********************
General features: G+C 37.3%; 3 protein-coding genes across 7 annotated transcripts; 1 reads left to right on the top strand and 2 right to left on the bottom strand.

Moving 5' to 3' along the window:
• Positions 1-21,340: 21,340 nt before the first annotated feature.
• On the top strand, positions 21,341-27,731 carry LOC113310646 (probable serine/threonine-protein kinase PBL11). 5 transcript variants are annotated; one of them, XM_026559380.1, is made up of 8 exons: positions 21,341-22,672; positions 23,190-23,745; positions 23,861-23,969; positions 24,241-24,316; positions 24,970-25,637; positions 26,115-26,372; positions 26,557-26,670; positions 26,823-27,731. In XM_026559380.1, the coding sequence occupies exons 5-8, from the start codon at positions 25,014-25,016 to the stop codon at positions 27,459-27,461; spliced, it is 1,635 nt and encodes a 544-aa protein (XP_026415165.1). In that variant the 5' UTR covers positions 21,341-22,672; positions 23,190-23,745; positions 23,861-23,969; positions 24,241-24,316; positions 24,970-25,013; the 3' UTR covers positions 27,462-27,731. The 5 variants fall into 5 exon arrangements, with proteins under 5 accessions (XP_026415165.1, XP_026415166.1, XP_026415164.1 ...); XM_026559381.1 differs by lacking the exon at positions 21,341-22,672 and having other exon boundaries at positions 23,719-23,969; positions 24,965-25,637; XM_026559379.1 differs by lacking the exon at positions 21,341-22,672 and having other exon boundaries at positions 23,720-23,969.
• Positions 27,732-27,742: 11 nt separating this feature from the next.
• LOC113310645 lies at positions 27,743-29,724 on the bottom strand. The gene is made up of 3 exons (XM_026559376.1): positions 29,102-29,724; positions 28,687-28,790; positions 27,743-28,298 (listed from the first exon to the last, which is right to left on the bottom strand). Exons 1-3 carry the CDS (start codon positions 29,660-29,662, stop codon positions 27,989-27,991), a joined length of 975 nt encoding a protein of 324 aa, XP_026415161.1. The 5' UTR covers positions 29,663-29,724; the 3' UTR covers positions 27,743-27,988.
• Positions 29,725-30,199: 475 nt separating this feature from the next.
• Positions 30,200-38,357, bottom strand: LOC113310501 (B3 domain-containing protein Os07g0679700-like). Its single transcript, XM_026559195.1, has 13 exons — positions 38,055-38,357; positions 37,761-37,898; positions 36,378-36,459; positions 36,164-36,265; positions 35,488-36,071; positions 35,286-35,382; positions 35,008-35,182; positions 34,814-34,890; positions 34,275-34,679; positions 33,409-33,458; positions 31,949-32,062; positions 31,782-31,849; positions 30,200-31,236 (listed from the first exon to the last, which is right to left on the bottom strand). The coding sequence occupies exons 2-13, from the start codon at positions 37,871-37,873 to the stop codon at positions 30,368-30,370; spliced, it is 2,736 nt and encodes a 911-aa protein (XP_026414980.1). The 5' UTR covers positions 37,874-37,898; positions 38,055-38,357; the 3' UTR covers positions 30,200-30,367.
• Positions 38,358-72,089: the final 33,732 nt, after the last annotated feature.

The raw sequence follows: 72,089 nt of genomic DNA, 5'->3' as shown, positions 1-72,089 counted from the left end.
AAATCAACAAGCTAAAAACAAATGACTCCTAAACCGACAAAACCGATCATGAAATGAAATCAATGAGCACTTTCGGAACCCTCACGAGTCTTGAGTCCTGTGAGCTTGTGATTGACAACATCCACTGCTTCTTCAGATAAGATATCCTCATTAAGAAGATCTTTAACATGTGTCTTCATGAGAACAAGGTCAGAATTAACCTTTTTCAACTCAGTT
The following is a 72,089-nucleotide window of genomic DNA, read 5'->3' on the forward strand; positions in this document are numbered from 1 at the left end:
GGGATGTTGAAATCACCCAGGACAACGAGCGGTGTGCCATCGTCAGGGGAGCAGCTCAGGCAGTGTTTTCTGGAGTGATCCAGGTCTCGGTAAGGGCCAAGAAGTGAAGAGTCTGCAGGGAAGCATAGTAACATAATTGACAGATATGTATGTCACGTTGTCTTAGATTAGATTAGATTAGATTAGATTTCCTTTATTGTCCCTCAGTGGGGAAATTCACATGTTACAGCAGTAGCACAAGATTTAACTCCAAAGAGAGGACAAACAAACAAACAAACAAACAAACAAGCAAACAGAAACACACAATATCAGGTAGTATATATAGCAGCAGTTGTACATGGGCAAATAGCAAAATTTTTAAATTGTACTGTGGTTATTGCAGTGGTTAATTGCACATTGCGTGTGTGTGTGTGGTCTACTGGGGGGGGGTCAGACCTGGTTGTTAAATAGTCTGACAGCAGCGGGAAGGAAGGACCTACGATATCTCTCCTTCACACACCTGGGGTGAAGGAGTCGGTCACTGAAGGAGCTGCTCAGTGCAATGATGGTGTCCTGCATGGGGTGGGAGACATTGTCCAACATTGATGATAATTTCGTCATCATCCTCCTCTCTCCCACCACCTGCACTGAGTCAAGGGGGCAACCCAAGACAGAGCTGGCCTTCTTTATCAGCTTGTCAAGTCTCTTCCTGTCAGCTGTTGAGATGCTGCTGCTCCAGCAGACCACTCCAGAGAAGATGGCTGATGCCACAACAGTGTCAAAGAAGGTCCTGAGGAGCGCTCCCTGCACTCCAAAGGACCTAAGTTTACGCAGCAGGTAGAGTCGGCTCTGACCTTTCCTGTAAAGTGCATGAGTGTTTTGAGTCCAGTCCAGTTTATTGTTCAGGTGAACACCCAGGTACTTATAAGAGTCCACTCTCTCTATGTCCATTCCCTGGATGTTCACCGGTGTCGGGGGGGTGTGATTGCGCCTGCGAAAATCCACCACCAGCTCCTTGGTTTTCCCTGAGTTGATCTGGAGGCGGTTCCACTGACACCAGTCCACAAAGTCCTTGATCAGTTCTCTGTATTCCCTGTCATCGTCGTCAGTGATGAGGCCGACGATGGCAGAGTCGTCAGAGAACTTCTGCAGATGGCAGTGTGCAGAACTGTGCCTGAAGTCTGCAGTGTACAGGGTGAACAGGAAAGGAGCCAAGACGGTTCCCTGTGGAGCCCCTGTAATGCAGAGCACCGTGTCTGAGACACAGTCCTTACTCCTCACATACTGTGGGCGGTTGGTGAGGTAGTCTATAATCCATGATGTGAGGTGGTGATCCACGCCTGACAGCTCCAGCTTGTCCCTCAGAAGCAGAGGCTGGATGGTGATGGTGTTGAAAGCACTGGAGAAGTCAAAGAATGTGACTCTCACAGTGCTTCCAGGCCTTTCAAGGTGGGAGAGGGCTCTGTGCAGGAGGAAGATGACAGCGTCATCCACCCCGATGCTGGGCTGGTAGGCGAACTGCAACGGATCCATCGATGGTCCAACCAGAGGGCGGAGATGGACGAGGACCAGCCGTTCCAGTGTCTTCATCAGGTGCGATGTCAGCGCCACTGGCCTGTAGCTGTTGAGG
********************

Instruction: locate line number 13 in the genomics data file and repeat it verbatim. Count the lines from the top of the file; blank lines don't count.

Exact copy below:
GGGATGTTGAAATCACCCAGGACAACGAGCGGTGTGCCATCGTCAGGGGAGCAGCTCAGGCAGTGTTTTCTGGAGTGATCCAGGTCTCGGTAAGGGCCAAGAAGTGAAGAGTCTGCAGGGAAGCATAGTAACATAATTGACAGATATGTATGTCACGTTGTCTTAGATTAGATTAGATTAGATTAGATTTCCTTTATTGTCCCTCAGTGGGGAAATTCACATGTTACAGCAGTAGCACAAGATTTAACTCCAAAGAGAGGACAAACAAACAAACAAACAAACAAACAAGCAAACAGAAACACACAATATCAGGTAGTATATATAGCAGCAGTTGTACATGGGCAAATAGCAAAATTTTTAAATTGTACTGTGGTTATTGCAGTGGTTAATTGCACATTGCGTGTGTGTGTGTGGTCTACTGGGGGGGGGTCAGACCTGGTTGTTAAATAGTCTGACAGCAGCGGGAAGGAAGGACCTACGATATCTCTCCTTCACACACCTGGGGTGAAGGAGTCGGTCACTGAAGGAGCTGCTCAGTGCAATGATGGTGTCCTGCATGGGGTGGGAGACATTGTCCAACATTGATGATAATTTCGTCATCATCCTCCTCTCTCCCACCACCTGCACTGAGTCAAGGGGGCAACCCAAGACAGAGCTGGCCTTCTTTATCAGCTTGTCAAGTCTCTTCCTGTCAGCTGTTGAGATGCTGCTGCTCCAGCAGACCACTCCAGAGAAGATGGCTGATGCCACAACAGTGTCAAAGAAGGTCCTGAGGAGCGCTCCCTGCACTCCAAAGGACCTAAGTTTACGCAGCAGGTAGAGTCGGCTCTGACCTTTCCTGTAAAGTGCATGAGTGTTTTGAGTCCAGTCCAGTTTATTGTTCAGGTGAACACCCAGGTACTTATAAGAGTCCACTCTCTCTATGTCCATTCCCTGGATGTTCACCGGTGTCGGGGGGGTGTGATTGCGCCTGCGAAAATCCACCACCAGCTCCTTGGTTTTCCCTGAGTTGATCTGGAGGCGGTTCCACTGACACCAGTCCACAAAGTCCTTGATCAGTTCTCTGTATTCCCTGTCATCGTCGTCAGTGATGAGGCCGACGATGGCAGAGTCGTCAGAGAACTTCTGCAGATGGCAGTGTGCAGAACTGTGCCTGAAGTCTGCAGTGTACAGGGTGAACAGGAAAGGAGCCAAGACGGTTCCCTGTGGAGCCCCTGTAATGCAGAGCACCGTGTCTGAGACACAGTCCTTACTCCTCACATACTGTGGGCGGTTGGTGAGGTAGTCTATAATCCATGATGTGAGGTGGTGATCCACGCCTGACAGCTCCAGCTTGTCCCTCAGAAGCAGAGGCTGGATGGTGATGGTGTTGAAAGCACTGGAGAAGTCAAAGAATGTGACTCTCACAGTGCTTCCAGGCCTTTCAAGGTGGGAGAGGGCTCTGTGCAGGAGGAAGATGACAGCGTCATCCACCCCGATGCTGGGCTGGTAGGCGAACTGCAACGGATCCATCGATGGTCCAACCAGAGGGCGGAGATGGACGAGGACCAGCCGTTCCAGTGTCTTCATCAGGTGCGATGTCAGCGCCACTGGCCTGTAGCTGTTGAGG